June 20 2013 Latest news:
by Tim Lamden
Friday, March 22, 2013
It has six floors, five “super studios”, state-of-the-art science laboratories – and as yet only a fraction of the 1,150 pupils who will eventually enjoy the multi-million pound facilities.
The new UCL Academy, which opened in September to 180 Year 7 pupils and 125 Year 12 pupils, is Camden’s first academy and will cater for 1,150 students when it reaches full capacity in 2016.
On Tuesday, Labour peer and academy pioneer Lord Andrew Adonis was on hand to officially open the school, in Adelaide Road, Swiss Cottage.
Under the tutelage of the world-famous University College London (UCL), which has provided full sponsorship, the new school specialises in the teaching of science, technology, engineering and mathematics.
Every student must also undertake at least an hour of Mandarin tuition every week.
At the heart of the new school’s philosophy is an emphasis on “open learning”, a teaching practice that focuses on creating space for more active, hands-on learning.
It was researched by a variety of top UCL academics and scientists as part of the school’s blueprint plans.
Principal Geraldine Davies said: “They looked at the best teaching around the world and this commitment to open learning they found in Australia and Scandinavia.
“In the UK, there are more schools in the academy movement that have moved into open-learning environments.
“It is important if you want teachers to teach in a creative way. For example, in history lessons, if you want to do a bit of re-enactment, classroom spaces can put a barrier in the way of teachers being creative.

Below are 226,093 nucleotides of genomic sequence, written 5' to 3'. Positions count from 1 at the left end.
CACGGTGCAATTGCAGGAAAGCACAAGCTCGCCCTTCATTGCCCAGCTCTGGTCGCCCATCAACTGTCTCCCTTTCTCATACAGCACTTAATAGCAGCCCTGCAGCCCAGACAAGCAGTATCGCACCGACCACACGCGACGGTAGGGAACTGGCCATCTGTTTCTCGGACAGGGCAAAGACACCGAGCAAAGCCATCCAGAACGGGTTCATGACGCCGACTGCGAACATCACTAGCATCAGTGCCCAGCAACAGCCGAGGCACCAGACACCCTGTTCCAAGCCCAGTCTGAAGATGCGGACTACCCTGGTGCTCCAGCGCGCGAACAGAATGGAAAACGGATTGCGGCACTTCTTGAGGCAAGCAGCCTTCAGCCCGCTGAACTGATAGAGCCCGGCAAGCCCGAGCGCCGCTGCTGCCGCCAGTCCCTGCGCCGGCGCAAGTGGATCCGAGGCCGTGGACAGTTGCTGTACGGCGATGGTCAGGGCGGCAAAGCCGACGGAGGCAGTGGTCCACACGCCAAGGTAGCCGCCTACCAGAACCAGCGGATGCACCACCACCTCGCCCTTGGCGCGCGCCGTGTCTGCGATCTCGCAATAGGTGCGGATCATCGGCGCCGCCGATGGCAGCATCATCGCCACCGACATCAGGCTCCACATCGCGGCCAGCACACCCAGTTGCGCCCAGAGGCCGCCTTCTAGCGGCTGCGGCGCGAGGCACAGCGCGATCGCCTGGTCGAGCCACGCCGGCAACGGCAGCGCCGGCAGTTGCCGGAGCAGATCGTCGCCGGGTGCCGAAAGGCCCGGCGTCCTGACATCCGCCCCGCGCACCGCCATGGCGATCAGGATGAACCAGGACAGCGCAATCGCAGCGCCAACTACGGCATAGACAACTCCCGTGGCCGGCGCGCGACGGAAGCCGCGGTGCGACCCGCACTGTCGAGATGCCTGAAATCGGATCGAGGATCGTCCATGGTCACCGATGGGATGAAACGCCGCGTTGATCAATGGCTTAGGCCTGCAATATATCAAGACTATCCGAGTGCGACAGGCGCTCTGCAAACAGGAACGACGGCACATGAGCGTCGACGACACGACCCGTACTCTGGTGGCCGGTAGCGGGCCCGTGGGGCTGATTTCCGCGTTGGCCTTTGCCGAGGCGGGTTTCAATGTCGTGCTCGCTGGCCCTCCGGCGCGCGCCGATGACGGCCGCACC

“Here, if you want to do that you have creative spaces to match the teaching and learning.”
The school has a total of five “super studios” - long rooms with amphitheatre-style learning spaces at their centre which allow students more flexibility. Some pupils may sit on benches, others at tables and some may even sit on beanbags.
For Year 12 pupils the school day runs from 10am to 5.30pm while the younger students are in from 8.30am to 4.30pm.
This extended school day gives pupils an hour of “self-directed learning” at the end of each day, except for Tuesdays when school finishes at 3.30pm.
During this added hour they can choose to play sports, develop skills such as stitching, or just complete homework.
There are a stockpile of laptops and iPads in all five super studios for pupils to use, as well as a beanbag room where every pupil spends at least half an hour a week studying philosophy.
Last week, pupils were treated to a guest lecture from Nobel Prize-winning scientist Ada Yonath, a privilege afforded by UCL’s network of internationally-renowned academics.
To ensure collaboration between staff and students, there is also a senate made up of pupils selected to represent their classmates as senators.
It meets once a week to discuss and advise staff on all manner of issues, including curriculum, bullying policies and even the food in the cafeteria.
At the official opening, Lord Adonis said: “We have to see that all pupils get the best start in life. It doesn’t matter if you live in a council estate in Adelaide Road or a in one of those multi-million pound houses in Hampstead, everyone deserves the same chances.
“But it’s not just enough to say that: we have got to make it a reality and we are here to do that.”
Bengisu Loveridge Ozturk, 12, a Year 7 pupil and senator, said: “We will always be remembered as the first pupils at the UCL Academy. I know some parents look at grades before they pick a school, so we all know we are responsible for making a good impression.”
Kamal Muhanna, 11, also in Year 7, added: “When I tell others I go to the UCL Academy they either say, ‘Oh that new school in Swiss Cottage, it’s huge’, or ‘I wish I went there’.”